Nieman Foundation at Harvard
America’s Test Kitchen, “the Consumer Reports of cooking,” wants to grow to new platforms
ABOUT                    SUBSCRIBE
Aug. 27, 2009, 9:24 a.m.

For the Boston Globe’s Kennedy series, video is dominant

It wasn’t quite the Red Sox winning the World Series, but The Boston Globe saw huge traffic yesterday as it covered the death of Ted Kennedy — a sign that local news sites can still dominate national stories on their turf.

The Globe, which had spent years preparing for Kennedy’s death, had more than 8 million page views as of 5 p.m. yesterday, when I spoke to Bennie DiNardo, deputy managing editor for multimedia. Part of the Globe’s coverage included a seven-part biographical series — with lengthy articles, videos, and other material — that first ran in February and was later published as a book. Recent disagreement over the appeal of long-form journalism on the web made me wonder: How were people consuming the Globe’s Kennedy series?

David Beard, editor of, said the package received more than 2.5 million page views in February and likely led to a bump in time spent on the site that month. There was some “lingering traffic” after the series ran, in part because it ranks on the first page of a Google search for Ted Kennedy. Though he didn’t have numbers to share, DiNardo said, “What we saw online the first time it went through was that people were heavily consuming the video.” (Much of the text was removed from the package for several months as part of an agreement with the book publisher, Simon & Schuster, which didn’t want free competition. All of the content is back up now, even as another press run of the book is prepared.) has been promoting the series on its front page since news of Kennedy’s death broke early yesterday morning.

There’s not enough evidence to make a sweeping conclusion, but some of the data suggests that video is the better entry point for long-form content. Certainly, the Globe designed its Kennedy package to give the videos more prominence than the articles. “This was the first time we tried to really produce documentary-quality video,” DiNardo told me. He said finding and making arrangements to use archival footage was particularly difficult: “It was just a whole world that us newspaper folks aren’t used to.”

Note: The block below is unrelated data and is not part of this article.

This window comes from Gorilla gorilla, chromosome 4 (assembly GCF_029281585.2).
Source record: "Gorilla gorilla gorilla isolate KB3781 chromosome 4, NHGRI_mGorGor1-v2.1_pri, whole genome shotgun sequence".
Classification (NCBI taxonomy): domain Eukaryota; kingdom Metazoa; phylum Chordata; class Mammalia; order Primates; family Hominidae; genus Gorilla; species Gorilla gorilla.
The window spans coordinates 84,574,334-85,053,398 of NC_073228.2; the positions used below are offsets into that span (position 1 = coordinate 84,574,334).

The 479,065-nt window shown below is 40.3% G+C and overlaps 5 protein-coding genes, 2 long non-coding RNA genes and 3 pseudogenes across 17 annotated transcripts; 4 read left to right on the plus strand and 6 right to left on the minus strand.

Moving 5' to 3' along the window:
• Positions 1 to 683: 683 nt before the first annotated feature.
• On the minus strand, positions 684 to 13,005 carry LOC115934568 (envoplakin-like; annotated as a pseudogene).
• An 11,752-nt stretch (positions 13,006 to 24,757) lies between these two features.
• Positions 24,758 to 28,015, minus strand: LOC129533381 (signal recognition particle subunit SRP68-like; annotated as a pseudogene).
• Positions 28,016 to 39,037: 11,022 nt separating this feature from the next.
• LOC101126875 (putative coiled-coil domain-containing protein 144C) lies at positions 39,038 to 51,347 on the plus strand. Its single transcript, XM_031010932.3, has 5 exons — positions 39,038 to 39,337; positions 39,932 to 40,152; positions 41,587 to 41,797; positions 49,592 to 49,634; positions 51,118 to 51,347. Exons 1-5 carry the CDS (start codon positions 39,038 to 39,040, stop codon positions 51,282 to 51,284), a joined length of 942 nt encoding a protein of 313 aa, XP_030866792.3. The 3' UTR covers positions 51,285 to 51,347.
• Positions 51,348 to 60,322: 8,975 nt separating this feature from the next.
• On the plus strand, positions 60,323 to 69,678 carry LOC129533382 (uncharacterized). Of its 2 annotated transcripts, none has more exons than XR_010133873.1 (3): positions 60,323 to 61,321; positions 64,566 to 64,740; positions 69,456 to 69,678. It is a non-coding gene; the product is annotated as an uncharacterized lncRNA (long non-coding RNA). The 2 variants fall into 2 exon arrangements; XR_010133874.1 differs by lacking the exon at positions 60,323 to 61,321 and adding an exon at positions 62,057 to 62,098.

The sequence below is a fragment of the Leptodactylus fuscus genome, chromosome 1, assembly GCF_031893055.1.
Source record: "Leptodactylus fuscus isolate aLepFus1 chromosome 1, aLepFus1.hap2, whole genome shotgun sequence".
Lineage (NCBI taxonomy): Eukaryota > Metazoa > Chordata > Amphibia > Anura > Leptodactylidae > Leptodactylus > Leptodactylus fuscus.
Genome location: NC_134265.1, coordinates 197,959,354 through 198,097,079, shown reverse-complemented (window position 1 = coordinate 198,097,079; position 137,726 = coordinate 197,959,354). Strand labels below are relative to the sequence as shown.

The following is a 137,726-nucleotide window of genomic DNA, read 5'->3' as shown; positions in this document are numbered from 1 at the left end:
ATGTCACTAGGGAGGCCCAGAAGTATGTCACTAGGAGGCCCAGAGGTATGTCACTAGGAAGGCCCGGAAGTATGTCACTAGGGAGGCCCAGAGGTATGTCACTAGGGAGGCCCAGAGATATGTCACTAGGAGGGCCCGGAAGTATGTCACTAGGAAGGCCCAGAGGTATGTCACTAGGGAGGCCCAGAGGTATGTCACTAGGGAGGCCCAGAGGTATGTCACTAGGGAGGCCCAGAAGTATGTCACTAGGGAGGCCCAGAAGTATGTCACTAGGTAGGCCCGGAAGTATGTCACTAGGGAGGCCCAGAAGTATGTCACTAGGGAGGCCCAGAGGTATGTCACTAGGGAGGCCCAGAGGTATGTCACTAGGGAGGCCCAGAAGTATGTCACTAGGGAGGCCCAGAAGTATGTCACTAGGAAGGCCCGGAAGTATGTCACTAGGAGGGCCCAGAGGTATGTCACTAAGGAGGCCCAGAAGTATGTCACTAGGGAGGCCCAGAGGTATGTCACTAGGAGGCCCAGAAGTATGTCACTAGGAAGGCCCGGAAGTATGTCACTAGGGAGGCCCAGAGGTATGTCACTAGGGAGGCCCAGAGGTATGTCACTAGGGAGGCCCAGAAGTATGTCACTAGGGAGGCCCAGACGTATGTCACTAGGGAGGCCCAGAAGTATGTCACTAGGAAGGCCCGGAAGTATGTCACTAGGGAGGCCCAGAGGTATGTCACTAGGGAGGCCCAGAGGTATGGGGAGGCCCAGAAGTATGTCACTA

Yesterday the Globe uploaded those and other videos to its YouTube channel, hoping to gain audience as people searched for Kennedy clips. That’s certainly the first thing I did yesterday after waking up to the sad news. Most of the Globe’s videos have just a few hundred views, but their investigation of Chappaquiddick, naturally, has already garnered more than 13,000. Searches for Chappaquiddick dominated Google yesterday.

POSTED     Aug. 27, 2009, 9:24 a.m.
Show comments  
Show tags
Join the 15,000 who get the freshest future-of-journalism news in our daily email.
America’s Test Kitchen, “the Consumer Reports of cooking,” wants to grow to new platforms
“We’d like to move to other platforms, particularly as we see the changes in how people consume television.”
A program from Poynter and ONA is helping foster a community of female leaders in digital media
The Women’s Leadership Academy provides camaraderie and concrete advice beyond a bundle of platitudes.
Come talk ad blockers with Nieman Lab and a set of experts in New York
We’re having our first event in New York City with industry leaders: Wednesday, December 2 at 6 p.m.
What to read next
How one blog helped spark The New York Times’ digital evolution
“I certainly had editors tell me that I shouldn’t be wasting my time on Bird Week. But that was the best part of City Room…We were like unsupervised children.”
572News outlets left and right (and up, down, and center) are embracing virtual reality technology
Among those experimenting is The Wall Street Journal, which plans to open source its 360-degree mobile video and VR technology and hopes to turn VR into more of a mainstay of its storytelling.
502Podcasting in 2015 feels a lot like blogging circa 2004: exciting, evolving, and trouble for incumbents
The same trends we saw a decade ago — professionalization on one hand, platformization on the other — sure seem to be playing out again.
These stories are our most popular on Twitter over the past 30 days.
See all our most recent pieces ➚
Encyclo is our encyclopedia of the future of news, chronicling the key players in journalism’s evolution.
Here are a few of the entries you’ll find in Encyclo.   Get the full Encyclo ➚
The Dish
The Seattle Times
GateHouse Media
National Review
Ars Technica
Honolulu Civil Beat
St. Louis Beacon